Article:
Computer Associates will axe up to 30 jobs in Australia as the local operation of the software vendor strips down operational costs.
The reductions follow an agreement with US Federal prosecutors to restitute $US225 million back to shareholders in the wake an accounting fraud scandal which has seen former CA CEO Sanjay Kumar and former worldwide sales director David Richards indicted on fraud and obstruction of justice charges.
Confirming cuts were on the way, CA Australian managing director Gavin Selkirk told Computerworld the local operation was currently undertaking a wide-ranging internal review as part of a move to minimise both operational costs and discretionary expenditure.
The review comes as part of a company-wide effort to reduce its headcount by 800 worldwide and operating costs by $US70 million.
Selkirk said while it was too early to give specific numbers about how many Australian positions would go, he had every confidence CA's local operation would be able to meet a company-wide deadline for imposing reductions by the end of October 2004.
"The news has just broken, it's just hit the decks. We are not expecting [the reduction process] to be protracted. The business is always reviewing costs, it's a normal part of running the business," Selkirk said, stressing it was the role of the executive management team to deliver value back to shareholders.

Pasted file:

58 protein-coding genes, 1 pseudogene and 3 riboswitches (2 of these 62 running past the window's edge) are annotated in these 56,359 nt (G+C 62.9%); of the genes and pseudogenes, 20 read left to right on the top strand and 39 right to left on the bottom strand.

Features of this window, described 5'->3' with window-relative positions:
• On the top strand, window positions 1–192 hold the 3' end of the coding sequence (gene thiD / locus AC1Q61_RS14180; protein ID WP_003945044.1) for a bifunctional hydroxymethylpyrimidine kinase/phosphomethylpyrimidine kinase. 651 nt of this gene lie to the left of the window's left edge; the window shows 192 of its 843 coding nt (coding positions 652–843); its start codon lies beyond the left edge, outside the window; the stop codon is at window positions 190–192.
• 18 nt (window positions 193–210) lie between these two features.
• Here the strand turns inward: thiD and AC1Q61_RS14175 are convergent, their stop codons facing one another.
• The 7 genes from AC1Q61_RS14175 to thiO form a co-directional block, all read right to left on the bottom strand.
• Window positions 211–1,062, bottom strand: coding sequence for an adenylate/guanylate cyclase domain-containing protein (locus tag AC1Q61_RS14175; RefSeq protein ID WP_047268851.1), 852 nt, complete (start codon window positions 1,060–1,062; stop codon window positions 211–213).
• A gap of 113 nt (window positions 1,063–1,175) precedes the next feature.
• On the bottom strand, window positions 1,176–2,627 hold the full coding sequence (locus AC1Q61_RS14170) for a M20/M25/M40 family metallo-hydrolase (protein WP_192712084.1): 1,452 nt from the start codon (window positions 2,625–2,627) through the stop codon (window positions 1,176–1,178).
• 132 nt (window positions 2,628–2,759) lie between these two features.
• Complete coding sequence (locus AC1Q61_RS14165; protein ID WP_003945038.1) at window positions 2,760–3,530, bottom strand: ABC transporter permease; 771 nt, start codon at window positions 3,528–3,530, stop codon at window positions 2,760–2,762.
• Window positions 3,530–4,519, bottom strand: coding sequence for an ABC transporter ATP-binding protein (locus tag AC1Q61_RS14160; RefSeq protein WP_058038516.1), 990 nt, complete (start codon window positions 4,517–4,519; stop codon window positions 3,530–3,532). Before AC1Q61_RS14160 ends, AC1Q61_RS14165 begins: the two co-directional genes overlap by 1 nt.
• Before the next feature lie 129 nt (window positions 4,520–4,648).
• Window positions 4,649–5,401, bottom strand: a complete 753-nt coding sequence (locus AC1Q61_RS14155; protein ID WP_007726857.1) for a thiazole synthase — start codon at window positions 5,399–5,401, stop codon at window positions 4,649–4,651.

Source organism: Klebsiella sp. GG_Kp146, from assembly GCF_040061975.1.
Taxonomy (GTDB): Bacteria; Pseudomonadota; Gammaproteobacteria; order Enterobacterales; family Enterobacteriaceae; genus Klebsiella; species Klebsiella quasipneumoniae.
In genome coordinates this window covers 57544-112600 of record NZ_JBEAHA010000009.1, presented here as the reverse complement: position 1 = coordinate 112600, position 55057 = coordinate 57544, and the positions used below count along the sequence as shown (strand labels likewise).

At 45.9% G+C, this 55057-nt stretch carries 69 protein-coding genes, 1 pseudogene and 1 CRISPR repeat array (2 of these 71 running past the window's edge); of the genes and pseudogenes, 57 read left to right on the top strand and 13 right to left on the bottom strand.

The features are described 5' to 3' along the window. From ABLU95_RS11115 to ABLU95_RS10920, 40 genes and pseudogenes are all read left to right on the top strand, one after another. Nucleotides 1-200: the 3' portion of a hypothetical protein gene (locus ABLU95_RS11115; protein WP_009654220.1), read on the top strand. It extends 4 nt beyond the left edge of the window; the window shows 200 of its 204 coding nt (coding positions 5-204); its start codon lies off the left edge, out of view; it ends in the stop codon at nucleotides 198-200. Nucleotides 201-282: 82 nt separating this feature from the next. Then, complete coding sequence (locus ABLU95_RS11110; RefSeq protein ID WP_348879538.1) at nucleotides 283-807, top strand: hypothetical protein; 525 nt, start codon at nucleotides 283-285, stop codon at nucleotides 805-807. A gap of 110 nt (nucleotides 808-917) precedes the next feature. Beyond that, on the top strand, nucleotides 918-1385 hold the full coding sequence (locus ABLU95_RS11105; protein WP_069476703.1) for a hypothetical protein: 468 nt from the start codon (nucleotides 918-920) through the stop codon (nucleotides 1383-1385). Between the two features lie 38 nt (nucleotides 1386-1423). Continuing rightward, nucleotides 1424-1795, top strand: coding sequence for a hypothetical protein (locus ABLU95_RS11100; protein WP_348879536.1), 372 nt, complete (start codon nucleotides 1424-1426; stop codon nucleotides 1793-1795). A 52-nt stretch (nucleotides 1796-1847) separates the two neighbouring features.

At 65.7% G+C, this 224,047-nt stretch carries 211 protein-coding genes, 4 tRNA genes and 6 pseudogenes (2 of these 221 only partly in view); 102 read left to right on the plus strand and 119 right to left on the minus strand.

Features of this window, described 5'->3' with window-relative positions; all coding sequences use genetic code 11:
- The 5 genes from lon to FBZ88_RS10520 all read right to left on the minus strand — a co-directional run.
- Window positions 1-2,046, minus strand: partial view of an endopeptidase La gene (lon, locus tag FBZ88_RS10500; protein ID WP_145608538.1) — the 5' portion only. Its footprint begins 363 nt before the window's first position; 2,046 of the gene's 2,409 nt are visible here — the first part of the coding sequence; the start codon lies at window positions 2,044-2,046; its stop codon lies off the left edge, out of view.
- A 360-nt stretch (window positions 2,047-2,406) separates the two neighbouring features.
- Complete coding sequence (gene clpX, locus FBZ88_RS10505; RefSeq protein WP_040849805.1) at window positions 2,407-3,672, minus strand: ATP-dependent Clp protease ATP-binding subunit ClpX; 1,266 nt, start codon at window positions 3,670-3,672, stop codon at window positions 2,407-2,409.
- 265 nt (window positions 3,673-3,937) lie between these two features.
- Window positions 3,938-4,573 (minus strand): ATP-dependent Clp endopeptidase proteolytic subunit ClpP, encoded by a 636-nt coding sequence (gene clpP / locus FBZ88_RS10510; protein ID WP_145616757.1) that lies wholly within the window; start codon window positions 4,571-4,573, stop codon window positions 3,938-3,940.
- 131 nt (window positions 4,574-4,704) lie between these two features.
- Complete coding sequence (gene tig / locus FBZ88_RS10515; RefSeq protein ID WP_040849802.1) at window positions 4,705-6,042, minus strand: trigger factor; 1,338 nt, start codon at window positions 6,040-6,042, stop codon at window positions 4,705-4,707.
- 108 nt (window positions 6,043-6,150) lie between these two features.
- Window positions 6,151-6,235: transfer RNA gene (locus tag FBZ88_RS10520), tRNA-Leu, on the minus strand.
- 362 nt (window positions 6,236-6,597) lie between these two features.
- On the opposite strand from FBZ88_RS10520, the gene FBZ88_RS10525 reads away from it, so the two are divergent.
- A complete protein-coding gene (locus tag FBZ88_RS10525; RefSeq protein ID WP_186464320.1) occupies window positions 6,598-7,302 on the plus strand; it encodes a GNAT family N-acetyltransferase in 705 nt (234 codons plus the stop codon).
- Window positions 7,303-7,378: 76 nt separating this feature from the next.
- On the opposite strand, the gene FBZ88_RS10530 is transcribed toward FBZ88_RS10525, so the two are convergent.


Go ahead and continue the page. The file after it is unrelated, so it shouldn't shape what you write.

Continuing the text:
In terms of how the CA's cost shedding exercise will translate across the globe, Selkirk said 70 percent of reductions would come out of North America with 30 percent coming from its international operations.
Asked how many jobs would be lost locally, Selkirk said he could not rule out as many as 30 jobs could go.
"I'm not sure...we can't ever rule it out," he said.
CA employs 600 people in Australia and cited a worldwide headcount of 15,300 employees in March 2004.
In terms of how the job cuts will impact CA's customers, a financial sector IT security manager who uses CA's eTrust directory product said he was concerned after-sales support could suffer because it was "one obvious soft target [which] doesn't come off its bottom line."
Meta Group senior security analyst Michael Warrilow said while the cuts were to be expected, he did not anticipate CA's operations in Melbourne would be pared back.
"[CA's eTrust] security suite is getting a better reputation. It has been winning clients in the financial sector," Warrilow said, adding it was more likely CA would attempt to sustain its current growth rather than pare back resources.